THEATER REVIEW: BERKELEY
Show #80: Of Dice and Men, Impact Theatre, September 2.
Half-drow assassin Nigel Blackthorn and Petula the Space Pirate walk into La Val’s tavern, still much wearied from their quest to lay siege to Castle Dashwood and in need of rest before embarking upon the morrow’s epic adventure that would become known through the ages as Conan: Blood and Tits. After that Nigel alone would have to boldly go on the Way to Eden. It’s a hard knock life, all this adventuring.
But what’s this? Near the tavern door, past the pizza counter and the pinball games, is a stairway leading down into the cellar’s hidden recesses. Beside the stairs a sign reads “Of Dice and Men.” Before they can act, our heroes have to take their own dice from a bag of holding to see who gets to move first. Petula wins the initiative, so she asks a nearby barkeep what mysteries lie below. (He’s wiping a glass, which is how she can tell he’s a barkeep.)
“Come see our basement, travelers,” says the barman. “There a merry band of players called Impact Theatre will entertain you, if you take my meaning.”
“What is your meaning?” says brave Petula.
“Actually, that’s about it,” the barkeep says. “I mean they will entertain you.”
“You do not deceive us, stranger,” says cautious Nigel. “It is dark in yonder black box. We may be eaten by a grue.”
But even as he says it, he rolls the dice again to discover that he is in fact convinced by the tavern keeper’s winged words. After all, who knows what treasure they might find down there, or valuable experience points at the very least? So they descend to find the barman speaks sooth. There a play competes with the clattering noises from upstairs, and it turns out to have many experience points in its favor.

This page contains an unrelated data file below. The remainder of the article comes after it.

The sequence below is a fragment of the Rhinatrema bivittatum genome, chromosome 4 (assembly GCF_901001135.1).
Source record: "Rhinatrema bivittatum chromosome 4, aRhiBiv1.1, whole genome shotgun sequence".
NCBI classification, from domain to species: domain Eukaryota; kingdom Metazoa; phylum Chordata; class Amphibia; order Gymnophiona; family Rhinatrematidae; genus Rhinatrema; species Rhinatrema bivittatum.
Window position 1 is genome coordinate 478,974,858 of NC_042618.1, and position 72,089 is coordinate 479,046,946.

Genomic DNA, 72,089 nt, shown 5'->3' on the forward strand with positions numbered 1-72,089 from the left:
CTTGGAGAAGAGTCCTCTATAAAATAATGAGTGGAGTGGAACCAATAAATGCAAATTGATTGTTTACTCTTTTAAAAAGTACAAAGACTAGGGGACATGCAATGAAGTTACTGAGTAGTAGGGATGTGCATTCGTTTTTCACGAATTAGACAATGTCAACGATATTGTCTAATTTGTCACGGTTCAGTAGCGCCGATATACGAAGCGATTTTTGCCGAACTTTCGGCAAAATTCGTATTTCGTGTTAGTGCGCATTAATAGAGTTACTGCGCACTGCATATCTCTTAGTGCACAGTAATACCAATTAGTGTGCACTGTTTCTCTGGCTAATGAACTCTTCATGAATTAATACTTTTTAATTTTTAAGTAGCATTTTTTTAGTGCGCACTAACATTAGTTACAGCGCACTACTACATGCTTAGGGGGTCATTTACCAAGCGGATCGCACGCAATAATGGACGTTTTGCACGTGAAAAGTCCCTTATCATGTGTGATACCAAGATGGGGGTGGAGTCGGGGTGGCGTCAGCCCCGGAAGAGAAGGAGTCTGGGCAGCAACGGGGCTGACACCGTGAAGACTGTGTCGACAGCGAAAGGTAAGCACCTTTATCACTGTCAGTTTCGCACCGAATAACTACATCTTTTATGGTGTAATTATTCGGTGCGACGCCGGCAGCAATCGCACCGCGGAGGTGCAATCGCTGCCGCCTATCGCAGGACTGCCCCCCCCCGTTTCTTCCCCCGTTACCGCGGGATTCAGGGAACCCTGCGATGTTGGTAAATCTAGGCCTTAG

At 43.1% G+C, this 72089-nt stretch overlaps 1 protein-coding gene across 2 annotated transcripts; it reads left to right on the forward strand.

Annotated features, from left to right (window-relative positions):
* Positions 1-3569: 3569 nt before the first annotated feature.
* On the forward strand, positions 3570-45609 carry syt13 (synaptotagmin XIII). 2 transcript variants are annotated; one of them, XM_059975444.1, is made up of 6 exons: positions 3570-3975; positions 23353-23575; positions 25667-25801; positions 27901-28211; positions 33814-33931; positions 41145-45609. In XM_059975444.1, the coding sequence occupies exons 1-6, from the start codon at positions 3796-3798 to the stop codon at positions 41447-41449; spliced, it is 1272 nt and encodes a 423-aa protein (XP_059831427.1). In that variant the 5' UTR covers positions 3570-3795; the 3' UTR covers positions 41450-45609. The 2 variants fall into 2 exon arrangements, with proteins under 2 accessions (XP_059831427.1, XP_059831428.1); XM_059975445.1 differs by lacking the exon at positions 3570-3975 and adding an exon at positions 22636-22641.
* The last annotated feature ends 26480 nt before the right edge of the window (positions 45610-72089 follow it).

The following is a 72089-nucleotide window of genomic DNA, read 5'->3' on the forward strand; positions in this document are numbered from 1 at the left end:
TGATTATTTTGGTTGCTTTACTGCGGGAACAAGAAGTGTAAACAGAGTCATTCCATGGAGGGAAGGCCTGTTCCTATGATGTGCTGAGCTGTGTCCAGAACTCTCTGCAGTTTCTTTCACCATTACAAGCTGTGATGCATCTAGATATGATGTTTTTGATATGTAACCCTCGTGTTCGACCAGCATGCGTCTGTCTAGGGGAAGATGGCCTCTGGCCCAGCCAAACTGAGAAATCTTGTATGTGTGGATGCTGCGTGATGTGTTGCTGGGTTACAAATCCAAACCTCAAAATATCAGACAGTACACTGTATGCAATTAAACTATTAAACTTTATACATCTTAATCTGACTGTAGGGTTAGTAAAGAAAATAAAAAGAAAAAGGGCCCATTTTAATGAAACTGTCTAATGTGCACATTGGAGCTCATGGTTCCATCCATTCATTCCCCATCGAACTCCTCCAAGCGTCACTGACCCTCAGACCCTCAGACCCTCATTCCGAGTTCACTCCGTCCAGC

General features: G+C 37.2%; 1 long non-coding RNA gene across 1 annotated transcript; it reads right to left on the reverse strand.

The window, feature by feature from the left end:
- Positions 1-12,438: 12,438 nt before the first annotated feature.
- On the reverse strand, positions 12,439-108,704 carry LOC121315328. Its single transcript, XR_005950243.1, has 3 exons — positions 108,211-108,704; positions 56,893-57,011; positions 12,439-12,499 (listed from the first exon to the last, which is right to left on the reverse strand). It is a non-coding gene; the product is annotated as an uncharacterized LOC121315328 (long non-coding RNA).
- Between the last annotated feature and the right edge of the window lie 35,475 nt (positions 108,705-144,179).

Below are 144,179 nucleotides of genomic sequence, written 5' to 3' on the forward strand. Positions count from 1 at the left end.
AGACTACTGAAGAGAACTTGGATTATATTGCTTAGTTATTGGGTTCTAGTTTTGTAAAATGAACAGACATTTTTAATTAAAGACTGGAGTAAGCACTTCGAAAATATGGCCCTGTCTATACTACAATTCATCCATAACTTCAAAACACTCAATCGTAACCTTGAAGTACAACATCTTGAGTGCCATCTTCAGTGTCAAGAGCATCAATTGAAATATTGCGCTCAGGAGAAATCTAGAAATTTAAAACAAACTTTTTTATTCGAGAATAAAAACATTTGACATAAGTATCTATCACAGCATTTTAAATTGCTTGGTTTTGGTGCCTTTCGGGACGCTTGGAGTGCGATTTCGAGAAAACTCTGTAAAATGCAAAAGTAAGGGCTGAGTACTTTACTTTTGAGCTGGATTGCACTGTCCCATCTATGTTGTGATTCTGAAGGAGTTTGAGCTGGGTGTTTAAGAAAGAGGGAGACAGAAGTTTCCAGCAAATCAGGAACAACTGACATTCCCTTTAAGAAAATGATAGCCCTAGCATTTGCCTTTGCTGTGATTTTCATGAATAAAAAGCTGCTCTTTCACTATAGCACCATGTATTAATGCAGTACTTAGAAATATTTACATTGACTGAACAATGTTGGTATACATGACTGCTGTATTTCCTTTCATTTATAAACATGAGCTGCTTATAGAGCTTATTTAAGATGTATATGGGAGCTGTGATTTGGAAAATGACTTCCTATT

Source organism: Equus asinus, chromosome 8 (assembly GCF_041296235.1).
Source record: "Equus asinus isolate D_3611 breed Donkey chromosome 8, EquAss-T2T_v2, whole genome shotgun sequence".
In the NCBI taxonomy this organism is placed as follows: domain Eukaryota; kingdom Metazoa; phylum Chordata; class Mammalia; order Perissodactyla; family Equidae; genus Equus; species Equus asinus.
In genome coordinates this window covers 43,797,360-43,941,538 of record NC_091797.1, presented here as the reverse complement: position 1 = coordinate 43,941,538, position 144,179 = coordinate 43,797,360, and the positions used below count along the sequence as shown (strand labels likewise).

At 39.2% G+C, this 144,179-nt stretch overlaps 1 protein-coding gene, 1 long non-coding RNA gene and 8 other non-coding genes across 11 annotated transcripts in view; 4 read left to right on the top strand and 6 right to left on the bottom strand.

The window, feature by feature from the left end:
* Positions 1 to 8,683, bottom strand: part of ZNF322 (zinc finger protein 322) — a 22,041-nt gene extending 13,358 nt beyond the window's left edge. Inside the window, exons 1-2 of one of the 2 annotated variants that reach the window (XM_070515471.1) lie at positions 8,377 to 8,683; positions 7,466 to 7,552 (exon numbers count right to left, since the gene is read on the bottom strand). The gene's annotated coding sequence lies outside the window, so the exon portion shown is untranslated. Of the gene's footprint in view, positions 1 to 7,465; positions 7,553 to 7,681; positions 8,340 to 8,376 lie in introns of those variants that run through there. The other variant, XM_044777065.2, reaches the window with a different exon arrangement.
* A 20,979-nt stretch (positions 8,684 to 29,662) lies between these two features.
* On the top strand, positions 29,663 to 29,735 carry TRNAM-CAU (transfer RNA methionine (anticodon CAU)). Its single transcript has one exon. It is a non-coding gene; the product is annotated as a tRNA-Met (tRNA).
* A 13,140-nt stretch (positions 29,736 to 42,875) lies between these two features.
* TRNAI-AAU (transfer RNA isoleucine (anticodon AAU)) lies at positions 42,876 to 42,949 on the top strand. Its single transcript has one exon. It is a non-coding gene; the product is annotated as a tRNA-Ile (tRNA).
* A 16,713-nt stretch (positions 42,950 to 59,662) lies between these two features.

Chief among these is the clever script by 10th-level bard Cameron McNary about a close-knit group of Dungeons & Dragons players, some of whom have been gaming together for more than 20 years. It’s a sharp and lively production with a strong ensemble cast directed by this basement’s own dungeon master Melissa Hillman in one of her rare non-Shakespearean stagings.
Martin Flynn’s set transforms the basement into… well, into another basement, as one might find in one’s parents’ house. Issues of Avengers, Superman and Spider-Man are displayed proudly upon the walls, though not particularly notable or attractive issues. The walls are also bedecked with packaged toys of fabled heroes such as Hulk and Orko and an array of movie posters and LP covers. File boxes marked “give away” and “take with” sit on the floor, and the “give away” box is conspicuously packed with Advanced Dungeons & Dragons manuals. Costumer Miyuki Bierlein gives each player appropriate casual garb, but their getups when they emerge as their characters are especially fun.
John Francis is at a crossroads. Unbeknownst to his fellow adventures, he’s taking a job in faraway San Francisco. And not only is he preparing to abandon his gaming group, he’s planning to give up gaming entirely. “I am 30 years old, and I live in my mother’s basement,” he says. “I have become the stereotype of my hobby.”
Though Seth Thygesen’s mild-mannered, clean-cut John Francis tries to be grown-up and subdued, his enthusiasm when he talks about D&D is palpable, whether he’s revisiting when he first got into the game as a little kid or when he’s bursting with pride in guiding the game well as a dungeon master in the present day.